The New York Times
Anthem and WellPoint Health Networks, two giant Blue Cross plans, finally won approval yesterday from California’s insurance commissioner for their $16.4 billion merger, which would create the nation’s largest health insurer. The two companies had to promise to spend $265 million to help improve health services in the state.
Anthem and WellPoint, which together will cover 28 million people in 10 states and Puerto Rico, said they were talking to regulators across the country ”to complete the merger as quickly as possible.”
They had earlier approvals from regulators in other states and shareholders based, in some instances, on a timetable calling for completing the deal by the end of this month, analysts said. Recently, there were reports that some officials in the other states were reconsidering their approvals in view of California’s demands.
Ed West, an Anthem spokesman, said the company spoke yesterday to one state official, John Oxendine, the Georgia insurance commissioner, to tell him about the California agreement.
”There may be some small concessions in other states but I think this is fairly a done deal,” said Shellie Stoddard, a health care bond rating analyst at Standard & Poor’s. Jamie Court, president of a California patients’ advocacy group, the Foundation for Taxpayer and Consumer Rights, suggested that ”every state insurance commissioner will be trying to see what they could get from this deal.”
The California commissioner, John Garamendi, initially blocked the deal in July, saying that it represented a big payoff to company executives and that the costs might be passed along to health plan members. He said in a telephone interview yesterday that the $265 million pledge was equivalent to the compensation that Leonard D. Schaeffer, the chief executive of WellPoint, and other company officials would reap in the merger. The companies said that they would not be raising the premiums that members pay.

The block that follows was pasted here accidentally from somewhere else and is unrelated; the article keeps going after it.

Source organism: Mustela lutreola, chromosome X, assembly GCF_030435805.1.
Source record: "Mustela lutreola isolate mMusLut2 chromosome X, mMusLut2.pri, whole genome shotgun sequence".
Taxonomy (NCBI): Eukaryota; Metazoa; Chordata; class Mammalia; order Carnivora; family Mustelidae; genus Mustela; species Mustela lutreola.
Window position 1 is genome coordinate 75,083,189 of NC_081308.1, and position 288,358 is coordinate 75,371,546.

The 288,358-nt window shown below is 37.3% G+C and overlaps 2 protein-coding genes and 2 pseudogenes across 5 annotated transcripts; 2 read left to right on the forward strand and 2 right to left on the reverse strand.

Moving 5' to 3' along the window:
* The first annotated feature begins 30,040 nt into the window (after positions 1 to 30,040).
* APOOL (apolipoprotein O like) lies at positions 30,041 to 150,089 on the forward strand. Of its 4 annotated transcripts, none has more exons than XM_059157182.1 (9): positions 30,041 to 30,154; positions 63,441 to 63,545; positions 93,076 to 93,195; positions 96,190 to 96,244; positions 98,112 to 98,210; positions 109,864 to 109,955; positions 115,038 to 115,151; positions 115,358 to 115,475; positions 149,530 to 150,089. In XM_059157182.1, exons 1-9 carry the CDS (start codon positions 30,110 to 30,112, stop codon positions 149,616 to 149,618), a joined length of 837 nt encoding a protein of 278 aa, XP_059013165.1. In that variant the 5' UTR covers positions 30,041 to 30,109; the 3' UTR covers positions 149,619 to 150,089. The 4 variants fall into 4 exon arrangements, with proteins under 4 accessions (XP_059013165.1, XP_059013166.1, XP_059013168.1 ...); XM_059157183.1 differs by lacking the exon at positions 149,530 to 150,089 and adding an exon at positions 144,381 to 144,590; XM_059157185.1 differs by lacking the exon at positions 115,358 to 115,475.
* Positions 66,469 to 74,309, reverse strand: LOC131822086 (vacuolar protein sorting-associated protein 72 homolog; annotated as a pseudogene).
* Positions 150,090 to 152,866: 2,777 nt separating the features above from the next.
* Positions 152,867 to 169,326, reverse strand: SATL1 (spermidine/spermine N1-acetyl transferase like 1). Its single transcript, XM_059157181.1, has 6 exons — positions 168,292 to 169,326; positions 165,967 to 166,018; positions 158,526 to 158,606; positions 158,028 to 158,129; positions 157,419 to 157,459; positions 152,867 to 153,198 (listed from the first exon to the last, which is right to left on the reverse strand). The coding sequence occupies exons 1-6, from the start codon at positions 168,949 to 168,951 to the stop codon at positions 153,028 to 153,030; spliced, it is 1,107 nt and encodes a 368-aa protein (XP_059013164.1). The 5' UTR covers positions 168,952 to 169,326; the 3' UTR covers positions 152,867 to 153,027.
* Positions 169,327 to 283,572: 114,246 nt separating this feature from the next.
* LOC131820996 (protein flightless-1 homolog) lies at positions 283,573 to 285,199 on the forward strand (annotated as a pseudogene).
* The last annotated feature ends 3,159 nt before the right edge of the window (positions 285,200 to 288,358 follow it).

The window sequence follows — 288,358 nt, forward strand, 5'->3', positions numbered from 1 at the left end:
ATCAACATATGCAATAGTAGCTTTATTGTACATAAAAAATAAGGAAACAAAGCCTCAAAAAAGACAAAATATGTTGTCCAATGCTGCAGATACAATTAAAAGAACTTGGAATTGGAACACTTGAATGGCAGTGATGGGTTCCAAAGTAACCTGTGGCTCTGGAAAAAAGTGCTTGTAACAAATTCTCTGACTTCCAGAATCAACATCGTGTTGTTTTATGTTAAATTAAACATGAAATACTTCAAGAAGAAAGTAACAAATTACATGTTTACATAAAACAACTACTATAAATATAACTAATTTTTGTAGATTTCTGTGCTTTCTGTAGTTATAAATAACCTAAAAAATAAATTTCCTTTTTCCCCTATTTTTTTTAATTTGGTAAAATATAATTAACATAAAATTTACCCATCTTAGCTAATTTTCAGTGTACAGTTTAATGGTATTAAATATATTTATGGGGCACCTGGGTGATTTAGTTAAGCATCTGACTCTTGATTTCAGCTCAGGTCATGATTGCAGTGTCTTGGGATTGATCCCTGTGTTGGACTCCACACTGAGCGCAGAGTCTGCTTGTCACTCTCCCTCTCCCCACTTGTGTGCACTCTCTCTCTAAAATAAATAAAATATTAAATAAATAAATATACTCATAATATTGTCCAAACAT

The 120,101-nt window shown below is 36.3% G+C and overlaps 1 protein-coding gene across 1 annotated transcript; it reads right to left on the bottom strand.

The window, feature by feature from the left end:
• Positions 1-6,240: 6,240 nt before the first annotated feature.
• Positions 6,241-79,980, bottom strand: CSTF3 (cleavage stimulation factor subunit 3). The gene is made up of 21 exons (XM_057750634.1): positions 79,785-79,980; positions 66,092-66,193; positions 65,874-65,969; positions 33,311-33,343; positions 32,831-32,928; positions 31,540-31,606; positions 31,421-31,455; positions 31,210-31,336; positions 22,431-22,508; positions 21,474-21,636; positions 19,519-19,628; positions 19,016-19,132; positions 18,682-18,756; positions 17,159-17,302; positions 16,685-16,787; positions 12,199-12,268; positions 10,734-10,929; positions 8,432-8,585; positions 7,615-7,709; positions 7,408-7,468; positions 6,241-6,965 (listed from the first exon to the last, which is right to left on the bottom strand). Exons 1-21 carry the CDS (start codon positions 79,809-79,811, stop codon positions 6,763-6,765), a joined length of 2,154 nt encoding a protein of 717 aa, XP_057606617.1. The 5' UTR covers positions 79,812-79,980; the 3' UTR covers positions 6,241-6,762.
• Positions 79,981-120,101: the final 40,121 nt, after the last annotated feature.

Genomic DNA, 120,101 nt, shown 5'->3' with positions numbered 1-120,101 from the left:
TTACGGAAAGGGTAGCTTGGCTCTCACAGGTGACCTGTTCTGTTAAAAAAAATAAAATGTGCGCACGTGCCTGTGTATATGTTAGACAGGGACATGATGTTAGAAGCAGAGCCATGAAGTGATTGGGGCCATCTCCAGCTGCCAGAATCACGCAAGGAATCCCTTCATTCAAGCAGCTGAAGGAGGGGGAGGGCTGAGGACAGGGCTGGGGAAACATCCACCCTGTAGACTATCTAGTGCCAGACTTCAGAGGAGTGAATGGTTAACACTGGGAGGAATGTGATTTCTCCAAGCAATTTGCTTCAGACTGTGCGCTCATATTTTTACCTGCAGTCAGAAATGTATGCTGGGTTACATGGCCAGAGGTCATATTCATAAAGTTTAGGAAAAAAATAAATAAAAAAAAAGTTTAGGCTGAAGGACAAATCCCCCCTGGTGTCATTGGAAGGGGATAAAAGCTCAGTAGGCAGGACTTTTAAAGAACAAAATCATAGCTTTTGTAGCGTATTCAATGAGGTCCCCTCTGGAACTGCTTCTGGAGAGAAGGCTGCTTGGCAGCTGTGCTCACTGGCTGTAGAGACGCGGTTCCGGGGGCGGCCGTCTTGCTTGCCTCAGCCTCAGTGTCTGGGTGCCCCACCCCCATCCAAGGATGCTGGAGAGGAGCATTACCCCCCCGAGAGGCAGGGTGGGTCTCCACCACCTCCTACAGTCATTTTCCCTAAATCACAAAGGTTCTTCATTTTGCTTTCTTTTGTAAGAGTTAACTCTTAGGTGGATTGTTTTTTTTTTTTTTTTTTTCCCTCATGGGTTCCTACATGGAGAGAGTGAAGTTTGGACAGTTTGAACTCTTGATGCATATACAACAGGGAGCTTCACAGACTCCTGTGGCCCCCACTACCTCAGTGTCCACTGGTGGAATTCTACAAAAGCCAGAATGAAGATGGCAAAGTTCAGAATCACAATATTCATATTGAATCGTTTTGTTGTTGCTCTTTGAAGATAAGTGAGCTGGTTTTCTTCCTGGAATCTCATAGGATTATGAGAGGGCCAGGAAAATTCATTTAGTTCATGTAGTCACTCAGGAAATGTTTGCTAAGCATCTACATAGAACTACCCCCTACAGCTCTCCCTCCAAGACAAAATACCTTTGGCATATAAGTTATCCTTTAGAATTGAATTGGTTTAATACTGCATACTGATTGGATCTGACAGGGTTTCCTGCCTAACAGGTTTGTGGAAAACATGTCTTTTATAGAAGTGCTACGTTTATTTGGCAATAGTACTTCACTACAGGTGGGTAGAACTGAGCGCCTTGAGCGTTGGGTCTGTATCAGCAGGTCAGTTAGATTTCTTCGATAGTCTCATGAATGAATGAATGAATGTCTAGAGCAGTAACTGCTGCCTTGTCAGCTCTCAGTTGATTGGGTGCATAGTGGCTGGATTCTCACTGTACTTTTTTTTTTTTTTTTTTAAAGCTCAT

For his part, Mr. Schaeffer said in an interview that he did not have a problem with the arrangement. ”We are very pleased that both the Department of Managed Health Care and the Department of Insurance in California have approved the deal,” he said.
Anthem and WellPoint agreed to double a $100 million commitment already made to the Managed Health Care Department. The additional $100 million will be invested in upgrading California hospitals and other health services. The companies also agreed to spend $35 million in direct contributions to health care clinics in underserved communities; $15 million to support nursing training programs in community colleges; and $15 million to recruit low-income people for the state-subsidized healthy families program.
Mr. Garamendi’s department has authority over only a small portion of WellPoint‘s California business — mainly for a dwindling number of people with traditional fee-for-service health insurance.
But he said the agreement on payments for preventive measures, like screenings for breast cancer, colorectal cancer and diabetes, would involve 45,000 physicians and would affect their practices in dealing with over a million enrollees in health maintenance organizations and other network-based managed care plans.
Under the deal, Anthem is buying WellPoint. Larry C. Glasscock, chief executive of Anthem, will become chief executive of the new company, which will be based in Anthem’s home city, Indianapolis, and use the WellPoint name. Mr. Schaeffer will be the chairman.
Mr. Glasscock said that Anthem had agreed to end its lawsuit trying to overturn Mr. Garamendi’s denial of approval for the merger last July.
Ms. Stoddard at Standard & Poor’s said that much of the $265 million would be spread over 20 years.
She said the new holding company was likely to receive a BBB-plus debt rating, a step down for WellPoint, because of the large amount of good will in the transaction. Companies report good will on their books to cover the difference between the price they paid and the value of the assets of the acquired company.
Mr. West at Anthem said he could not say what the good will amount was but that details would be reported soon.
Curt Morrison, an analyst at Morningstar, said the price of the deal was on the high side. He said insurers were finding it ”difficult to get sizable membership growth,” prompting mergers so administrative costs could be spread out.
”There is a strong trend toward consolidation in the industry,” he said. ”I expect it to continue.”
Charles A. Boorady, an analyst at Smith Barney, said in a report to investors yesterday that WellChoice in New York, the parent of Empire Blue Cross and Blue Shield, and Health Net, based in California, were likely takeover candidates.
WellPoint shares rose $8.93, to $113.90. Anthem rose $4.73, to $91.23.
The merger was announced in October 2003.